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You've Got to Face It
For those who know of Vanity Fair only in its most recent incarnation -- that is, over the last 25 years -- and are unaware of its justifiably storied past, Vanity Fair The Portraits: A Century of Iconic Images may prove to be an eye-opener on various levels. The work is built on a truly monumental scale -- it's nearly 11 inches wide and just about 14 inches tall, as well as an inch thick -- and produced to meet all the meticulous standards that have become second nature at Abrams, the great art-book publisher. Vanity Fair The Portraits also provides an expansive history -- and not just of the pictorial kind -- of a legendary publication (legendary in both its major phases, though for different reasons), from its beginnings in 1913 until its demise in the middle of the Great Depression, and then its shaky relaunching in 1983 until it got on an even keel, thanks to the editorships of Tina Brown and Graydon Carter.
Carter, along with other current "editors" of the magazine, have been given credit for creating this striking compilation of images.
The publishers boast that 95 years of photographic history are portrayed between the covers of this book -- and one would hardly attempt to contradict them.
The volume is determinedly thorough, which is not always the case, even with oversized coffee-table enterprises like this one. The great body of photographs, reproduced and arranged with panache and style, is preceded by five lengthy essays by people like Carter and staff writer Christopher Hitchens, which deconstruct the different phases of the magazine. One of these five pieces states unequivocally that Vanity Fair's first incarnation set the standard for "the portrait photograph in the modern age" (that's actually the article's title), and that the tradition has not only been maintained but reinvented in its second phase of life.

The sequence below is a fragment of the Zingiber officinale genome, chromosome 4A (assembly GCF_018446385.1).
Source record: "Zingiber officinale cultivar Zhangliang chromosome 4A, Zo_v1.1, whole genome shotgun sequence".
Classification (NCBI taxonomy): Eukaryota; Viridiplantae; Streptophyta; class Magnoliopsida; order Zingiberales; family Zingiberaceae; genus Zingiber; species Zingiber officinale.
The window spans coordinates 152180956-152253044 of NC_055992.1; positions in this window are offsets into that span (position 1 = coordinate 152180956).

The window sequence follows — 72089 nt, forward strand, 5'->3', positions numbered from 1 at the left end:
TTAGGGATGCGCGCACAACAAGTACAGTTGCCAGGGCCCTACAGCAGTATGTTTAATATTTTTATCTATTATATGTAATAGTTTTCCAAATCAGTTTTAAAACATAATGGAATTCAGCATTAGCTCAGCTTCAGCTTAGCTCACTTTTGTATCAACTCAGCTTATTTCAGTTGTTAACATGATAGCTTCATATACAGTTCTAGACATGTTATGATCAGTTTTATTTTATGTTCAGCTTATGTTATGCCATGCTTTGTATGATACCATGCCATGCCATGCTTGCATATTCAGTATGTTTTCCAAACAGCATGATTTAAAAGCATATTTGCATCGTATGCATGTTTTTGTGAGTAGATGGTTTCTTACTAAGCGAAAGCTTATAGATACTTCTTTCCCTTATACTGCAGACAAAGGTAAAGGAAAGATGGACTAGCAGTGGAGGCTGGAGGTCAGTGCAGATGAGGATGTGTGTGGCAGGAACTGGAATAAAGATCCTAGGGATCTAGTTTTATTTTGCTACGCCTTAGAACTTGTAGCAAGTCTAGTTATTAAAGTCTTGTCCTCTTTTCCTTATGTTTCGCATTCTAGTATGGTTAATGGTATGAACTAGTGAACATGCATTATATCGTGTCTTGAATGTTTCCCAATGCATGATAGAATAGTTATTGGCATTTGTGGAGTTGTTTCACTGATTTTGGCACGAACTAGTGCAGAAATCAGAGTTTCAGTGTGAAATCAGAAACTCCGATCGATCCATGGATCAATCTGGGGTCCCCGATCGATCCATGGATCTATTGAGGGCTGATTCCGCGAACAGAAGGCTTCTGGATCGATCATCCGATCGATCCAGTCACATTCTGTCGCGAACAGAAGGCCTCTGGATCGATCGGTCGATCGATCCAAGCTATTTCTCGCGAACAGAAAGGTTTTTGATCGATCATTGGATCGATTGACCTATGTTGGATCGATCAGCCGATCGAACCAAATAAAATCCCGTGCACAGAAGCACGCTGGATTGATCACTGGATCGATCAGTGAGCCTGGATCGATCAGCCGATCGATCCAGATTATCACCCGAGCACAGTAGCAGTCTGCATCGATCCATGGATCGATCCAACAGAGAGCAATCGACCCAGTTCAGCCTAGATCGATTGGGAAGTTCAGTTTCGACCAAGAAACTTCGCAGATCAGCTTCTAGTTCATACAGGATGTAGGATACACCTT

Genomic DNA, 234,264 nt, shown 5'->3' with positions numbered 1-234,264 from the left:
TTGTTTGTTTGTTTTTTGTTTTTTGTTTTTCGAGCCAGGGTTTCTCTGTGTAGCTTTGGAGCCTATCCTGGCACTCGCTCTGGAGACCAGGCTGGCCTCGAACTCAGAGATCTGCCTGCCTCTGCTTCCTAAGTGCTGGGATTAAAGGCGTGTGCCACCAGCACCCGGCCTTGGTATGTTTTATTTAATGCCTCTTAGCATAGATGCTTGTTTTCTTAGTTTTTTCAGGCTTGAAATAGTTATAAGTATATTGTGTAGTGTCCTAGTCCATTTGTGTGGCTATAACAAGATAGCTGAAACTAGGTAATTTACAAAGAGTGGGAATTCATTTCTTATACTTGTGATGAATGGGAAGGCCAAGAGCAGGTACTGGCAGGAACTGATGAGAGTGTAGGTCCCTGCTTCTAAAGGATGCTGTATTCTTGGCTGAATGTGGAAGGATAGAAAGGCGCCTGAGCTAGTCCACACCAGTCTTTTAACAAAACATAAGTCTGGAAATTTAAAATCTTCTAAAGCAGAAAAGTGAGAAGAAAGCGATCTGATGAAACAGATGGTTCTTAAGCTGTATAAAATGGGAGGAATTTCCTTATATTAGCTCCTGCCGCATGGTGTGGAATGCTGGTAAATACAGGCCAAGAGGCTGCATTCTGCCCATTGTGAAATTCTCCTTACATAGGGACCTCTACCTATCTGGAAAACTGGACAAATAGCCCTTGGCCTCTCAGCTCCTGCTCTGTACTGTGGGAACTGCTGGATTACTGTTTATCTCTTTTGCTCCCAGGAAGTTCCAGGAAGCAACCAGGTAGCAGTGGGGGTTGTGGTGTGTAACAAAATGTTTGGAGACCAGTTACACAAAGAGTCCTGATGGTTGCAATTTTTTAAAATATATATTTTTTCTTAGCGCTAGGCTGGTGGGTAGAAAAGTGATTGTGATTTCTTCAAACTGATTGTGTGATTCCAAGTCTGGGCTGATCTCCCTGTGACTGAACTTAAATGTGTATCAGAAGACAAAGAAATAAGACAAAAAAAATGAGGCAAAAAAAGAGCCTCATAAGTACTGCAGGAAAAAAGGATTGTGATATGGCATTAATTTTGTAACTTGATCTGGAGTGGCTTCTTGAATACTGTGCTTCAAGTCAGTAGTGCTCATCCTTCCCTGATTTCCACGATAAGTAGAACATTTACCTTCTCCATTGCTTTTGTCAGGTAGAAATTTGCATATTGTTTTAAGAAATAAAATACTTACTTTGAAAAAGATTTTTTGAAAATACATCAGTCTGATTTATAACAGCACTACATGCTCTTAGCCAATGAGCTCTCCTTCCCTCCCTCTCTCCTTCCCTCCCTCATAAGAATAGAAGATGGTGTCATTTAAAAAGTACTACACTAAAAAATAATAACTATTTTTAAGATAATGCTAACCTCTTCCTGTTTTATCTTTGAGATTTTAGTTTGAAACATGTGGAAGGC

This is where I part company with the proceedings, somewhat, and on this particular point I know I'll be stating a minority opinion. But Vanity Fair The Portraits seems, at least to my mind, to reinforce my argument. The trouble may simply be that I do not think as highly of photographer Annie Leibovitz, one of the dominant presences in the new magazine, who helped to set the tone of the reincarnated V.F. In fact, I think she's one of the most overrated photographers now working.
Not that she hasn't done some wonderful work (although her widely praised photographic record of her lover Susan Sontag's death is both harrowing and downright creepy).
Look at her classic photo of a young Whoopi Goldberg, immersed in a bathtub filled with milk, and you'll see how clever she could be, especially when she was just starting out.
Now, however, most of her photos are simply standard head-on color portraits, and, whenever they're effective, it's because they play on the grossness or oddness of the person, as in her shot of former Beach Boy Brian Wilson, looking bloated as he stand by his pool, which dates from 2000. Put them next to any of the black-and-white images from the first period of Vanity Fair -- startling, imaginative takes on people and personalities -- and these contemporary photos, whether by Leibovitz or other current V.F. photographers, wither in comparison.
The first incarnation of the magazine was an intellectual -- or, perhaps more accurately, an intellectualized -- celebrity fest, but the people wielding the cameras had imagination and flare, and caught some of the great images of all time. I'm not certain, except in the inflated marketplace of ideas we now live in, that V.F. Part II could ever compete.
But perhaps there are two other reasons for this discrepancy. It may be that color photography -- except in the hands of the great masters -- can never hold a candle to black and white, which was the staple of Vanity Fair the first time out.
But it might also be due to the fact that the celebrities of today just don't have the grace and power of personality that held true for all sorts of celebrities, from all walks of life, in the first half of the 20th century. For evidence, just look at the spread that starts on Page 142. Leonardo DiCaprio is on the right, wearing a leather bomber jacket, his hair swept back, his eyes a deep blue. But if you look to the left, you see Clark Gable in all his black-and-white splendor, smiling that inimitable smile, and he obliterates the little man-boy DiCaprio in one fell swoop.